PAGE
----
Eventually, Jesper and Klaus begin running out of toys. With Jesper's deadline approaching, he tries persuading Klaus to make more toys in time for Christmas. Klaus initially refuses, but then works with Jesper to build a sled for a small girl named Márgu, who lives in an isolated settlement with her people. Klaus finally tells Jesper about his wife, Lydia, and explains he had made the toys to give to the future children the couple hoped to have, but they couldn't conceive and Lydia died from an illness. Klaus has slowly realized their work is spreading joy to the children and agrees to the Christmas plan, with Márgu and the rest of her people arriving to help. As the town and his relationship with Alva flourish, Jesper finds himself wanting to stay in Smeerensburg.
Meanwhile, Aksel Ellingboe and Tammy Krum form a temporary truce, wanting to stop Jesper and Klaus so that the families can resume their traditional feud. They themselves post enough letters to meet well over Jesper's target and let his father know he posted fourteen-thousand letters. Jesper’s father arrives on Christmas Eve to congratulate his son, inadvertently revealing to Jesper's friends the selfish motives behind his deeds. Just before they leave town, Jesper's father notices his son's remorse, and after a private talk, he allows Jesper to stay. Jesper then tries to stop the elders and their angry mob from destroying the Christmas toys but apparently fails. However, Alva had already been informed of the plot by the town's children, and so she and Klaus had replaced the toys with decoys. During the chase for the toys, Mr. Ellingboe's daughter and Mrs. Krum's son also fall in love.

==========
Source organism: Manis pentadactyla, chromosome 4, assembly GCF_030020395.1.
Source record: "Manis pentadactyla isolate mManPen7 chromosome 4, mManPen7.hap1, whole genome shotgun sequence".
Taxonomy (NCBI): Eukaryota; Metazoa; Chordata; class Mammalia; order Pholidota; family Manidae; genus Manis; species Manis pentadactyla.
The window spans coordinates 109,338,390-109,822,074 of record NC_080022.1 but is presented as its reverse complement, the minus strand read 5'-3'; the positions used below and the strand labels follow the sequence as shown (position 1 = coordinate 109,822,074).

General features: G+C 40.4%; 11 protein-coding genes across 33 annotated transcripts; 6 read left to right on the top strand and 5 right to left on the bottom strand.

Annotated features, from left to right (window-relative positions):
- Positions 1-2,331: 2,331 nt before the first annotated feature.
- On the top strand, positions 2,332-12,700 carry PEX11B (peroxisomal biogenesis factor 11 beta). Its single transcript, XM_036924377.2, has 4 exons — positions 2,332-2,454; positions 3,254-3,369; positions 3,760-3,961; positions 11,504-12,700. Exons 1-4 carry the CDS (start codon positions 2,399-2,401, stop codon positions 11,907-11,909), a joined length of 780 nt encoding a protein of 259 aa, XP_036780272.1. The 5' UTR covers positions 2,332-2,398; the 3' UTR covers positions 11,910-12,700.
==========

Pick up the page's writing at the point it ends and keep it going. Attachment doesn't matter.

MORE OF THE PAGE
Jesper is redeemed, and Smeerensburg becomes a happy town, with the family elders being forced to end the feud due to the marriage of their children. Jesper marries Alva and raises two children, and he and Klaus continue to deliver presents in Smeerensburg and beyond for eleven years. Then on the twelfth year, Klaus follows a wisp of wind up a sunny hill and disappears, saying he is joining his departed wife. But although he is gone, Klaus lives on in Christmas stories, and so every subsequent Christmas Eve, Jesper still waits for Klaus who returns every year to deliver toys across the world.
- Jason Schwartzman as Jesper Johansen, a postman who befriends Klaus and helps bring much-needed happiness to Smeerensburg, while getting accustomed to a life outside of his comfort zone.
- J. K. Simmons as Klaus (Santa Claus), an initially-reclusive woodsman who makes toys.
- Simmons also voices Drill Sarge, the assistant head of the Johansen family's postal department who works under the Royal Postmaster General (uncredited).
- Rashida Jones as Alva, a teacher turned fishmonger who becomes Jesper's love interest.
- Neda Margrethe Labba as Márgu, a young Sámi girl who becomes well-acquainted with Jesper, despite their language barrier.
- Joan Cusack as Mrs. Tammy Krum, the Krum Clan matriarch carrying on an ancient feud of her clan with the Ellingboes.
- Will Sasso as Mr. Aksel Ellingboe, the Ellingboe Clan patriarch carrying on an ancient feud of his clan with the Krums.
- Norm Macdonald as Mogens, the sarcastic ferryman of Smeerensburg who enjoys humor that comes at others' expense.
- Sergio Pablos as:
- Olaf Krum, Mrs. Krum's imposing son who does not speak, but communicates using inhuman sounds.
- Pumpkin Ellingboe, Mr. Ellingboe's pampered, also imposing daughter whose only word is "mine", except when she says, "Right" when Mr. Askel Ellingboe plots to have Jesper and Klaus eliminated.